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Washington State’s Pensions in Crisis Too

Add Washington to the list of blue states with grossly underfunded public pension systems. A great new investigative piece in the Seattle Times finds that the state is using fanciful figures to provide teachers and taxpayers with misleading assurances about the safety of the pension system, one of the largest in the nation:

After consulting with several economists and pension experts, The Times decided to use discount rates derived from yields on long-term state general-obligation bonds, matched to each individual plan’s duration. The rates ranged from 3.48 percent to 6.26 percent.

Those rates were used to compute present-day values of each plan’s projected future payments, using data provided by the state actuary’s office. The values were compared to the market value of each plan’s assets, as disclosed in their financial statements.

Looked at this way, funding levels varied widely from plan to plan. Though none was fully funded, the two plans that cover local police and firefighters came closest: They were about 83 percent funded, generally considered a reasonably healthy level.

On the other hand, the gap between assets and liabilities in the original (and now closed ) state workers’ plan grew from $3.7 billion to nearly $10 billion. The gap in the original teachers’ plan, also now closed, widened from $1.8 billion to $6.8 billion.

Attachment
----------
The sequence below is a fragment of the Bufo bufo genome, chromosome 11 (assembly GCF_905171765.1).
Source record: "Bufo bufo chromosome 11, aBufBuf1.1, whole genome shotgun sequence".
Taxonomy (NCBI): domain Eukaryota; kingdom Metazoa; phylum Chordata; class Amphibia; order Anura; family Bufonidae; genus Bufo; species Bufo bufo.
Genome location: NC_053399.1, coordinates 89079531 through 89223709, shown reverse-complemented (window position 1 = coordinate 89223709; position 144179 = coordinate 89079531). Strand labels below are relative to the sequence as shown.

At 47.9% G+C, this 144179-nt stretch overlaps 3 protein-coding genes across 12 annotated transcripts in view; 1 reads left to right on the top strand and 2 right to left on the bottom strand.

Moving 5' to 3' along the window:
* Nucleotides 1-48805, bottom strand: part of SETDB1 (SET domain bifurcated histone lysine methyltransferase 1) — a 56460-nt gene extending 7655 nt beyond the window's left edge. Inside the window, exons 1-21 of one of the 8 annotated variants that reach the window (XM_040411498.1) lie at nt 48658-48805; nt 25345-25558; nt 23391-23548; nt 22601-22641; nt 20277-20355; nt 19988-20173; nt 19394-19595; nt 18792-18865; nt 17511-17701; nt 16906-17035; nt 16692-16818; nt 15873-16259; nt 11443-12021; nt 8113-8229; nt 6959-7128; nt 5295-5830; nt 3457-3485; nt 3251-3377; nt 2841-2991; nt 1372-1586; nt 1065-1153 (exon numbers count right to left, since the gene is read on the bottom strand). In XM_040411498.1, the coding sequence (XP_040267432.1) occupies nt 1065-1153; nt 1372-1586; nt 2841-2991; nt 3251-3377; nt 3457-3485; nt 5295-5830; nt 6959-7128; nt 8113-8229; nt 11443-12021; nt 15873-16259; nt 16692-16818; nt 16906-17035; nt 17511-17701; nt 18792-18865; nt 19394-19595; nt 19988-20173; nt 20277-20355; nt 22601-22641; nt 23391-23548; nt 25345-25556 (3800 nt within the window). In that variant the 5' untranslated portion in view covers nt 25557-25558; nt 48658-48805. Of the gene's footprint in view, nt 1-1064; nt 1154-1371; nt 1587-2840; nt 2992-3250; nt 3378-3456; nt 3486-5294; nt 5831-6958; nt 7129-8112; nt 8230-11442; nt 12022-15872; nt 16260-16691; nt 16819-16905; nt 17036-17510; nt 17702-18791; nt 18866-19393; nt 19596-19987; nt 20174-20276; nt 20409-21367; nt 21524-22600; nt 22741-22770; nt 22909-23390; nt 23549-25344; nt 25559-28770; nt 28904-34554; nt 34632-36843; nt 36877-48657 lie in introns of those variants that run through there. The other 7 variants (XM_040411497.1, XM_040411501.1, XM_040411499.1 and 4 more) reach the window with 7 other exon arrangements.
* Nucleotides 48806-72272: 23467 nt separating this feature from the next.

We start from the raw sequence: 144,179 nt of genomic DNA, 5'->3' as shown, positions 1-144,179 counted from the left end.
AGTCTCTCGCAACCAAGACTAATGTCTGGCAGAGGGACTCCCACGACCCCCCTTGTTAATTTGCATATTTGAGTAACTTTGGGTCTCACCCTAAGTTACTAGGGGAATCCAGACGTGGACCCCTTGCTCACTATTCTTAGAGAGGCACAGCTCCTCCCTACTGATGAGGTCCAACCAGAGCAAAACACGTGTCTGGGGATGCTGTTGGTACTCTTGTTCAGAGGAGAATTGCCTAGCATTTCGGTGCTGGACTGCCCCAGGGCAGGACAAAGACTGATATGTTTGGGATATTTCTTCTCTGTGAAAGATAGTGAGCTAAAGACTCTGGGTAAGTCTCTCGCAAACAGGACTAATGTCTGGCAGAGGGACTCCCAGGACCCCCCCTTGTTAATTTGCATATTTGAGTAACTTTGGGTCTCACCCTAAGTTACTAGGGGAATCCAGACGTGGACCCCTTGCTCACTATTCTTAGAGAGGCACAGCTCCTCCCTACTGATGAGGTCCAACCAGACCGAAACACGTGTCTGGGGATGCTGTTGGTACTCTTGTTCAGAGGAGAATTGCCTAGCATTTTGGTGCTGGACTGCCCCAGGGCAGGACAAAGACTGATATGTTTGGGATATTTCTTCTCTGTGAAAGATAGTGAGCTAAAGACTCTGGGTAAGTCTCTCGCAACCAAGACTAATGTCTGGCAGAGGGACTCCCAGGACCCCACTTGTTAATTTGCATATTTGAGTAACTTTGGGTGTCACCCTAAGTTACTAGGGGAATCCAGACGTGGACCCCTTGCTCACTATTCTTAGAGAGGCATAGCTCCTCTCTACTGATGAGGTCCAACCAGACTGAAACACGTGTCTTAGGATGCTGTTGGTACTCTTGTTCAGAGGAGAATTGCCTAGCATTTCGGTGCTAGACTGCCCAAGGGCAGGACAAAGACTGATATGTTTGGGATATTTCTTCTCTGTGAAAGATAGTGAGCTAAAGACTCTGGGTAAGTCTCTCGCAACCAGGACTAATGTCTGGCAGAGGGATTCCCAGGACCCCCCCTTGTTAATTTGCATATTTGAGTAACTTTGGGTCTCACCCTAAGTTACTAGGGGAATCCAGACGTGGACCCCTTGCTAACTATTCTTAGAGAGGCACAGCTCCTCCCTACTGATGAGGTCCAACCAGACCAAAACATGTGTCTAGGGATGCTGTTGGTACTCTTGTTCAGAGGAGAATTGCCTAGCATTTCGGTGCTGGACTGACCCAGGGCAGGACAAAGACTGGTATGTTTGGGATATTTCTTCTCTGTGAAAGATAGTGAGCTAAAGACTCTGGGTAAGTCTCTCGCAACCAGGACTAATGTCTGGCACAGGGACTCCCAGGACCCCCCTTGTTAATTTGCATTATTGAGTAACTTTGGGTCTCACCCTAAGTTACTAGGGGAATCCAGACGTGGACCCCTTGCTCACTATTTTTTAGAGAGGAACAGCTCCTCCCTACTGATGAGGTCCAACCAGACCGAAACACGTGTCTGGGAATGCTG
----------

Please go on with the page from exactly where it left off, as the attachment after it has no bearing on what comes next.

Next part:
The investigation found that the system as a whole was underfunded to the tune of almost $31 billion. Much like we’ve already seen in California, cash-strapped local governments will be asked to make up the difference by upping their contributions to the plans.

Take the time this Monday morning to read the whole thing. It’s as well-written a summary of a pension crisis story as you’re likely to get, and this is a story that’s being repeated all across the nation. Then, if you haven’t already, have a look at how much you or your loved ones are relying on generous promises made by state bureaucrats to fund your retirement—and start asking some hard questions.

Then take a look at what’s coming, as all over America battles will erupt over whether to cut services to poor people and kids today to honor unrealistic promises made to retired workers. Will non-state workers who don’t have pension programs vote to slash the funding for their kids’ education? Will a generation that’s been systematically lied to and bilked by irresponsible Boomers tax itself to the eyeballs to give the Boomers a stress-free retirement that younger folks won’t be able to share?

A world of ugly is coming in American retail politics, and the Democratic Party in particular is going to be split by conflicts among different wings of its large coalition.

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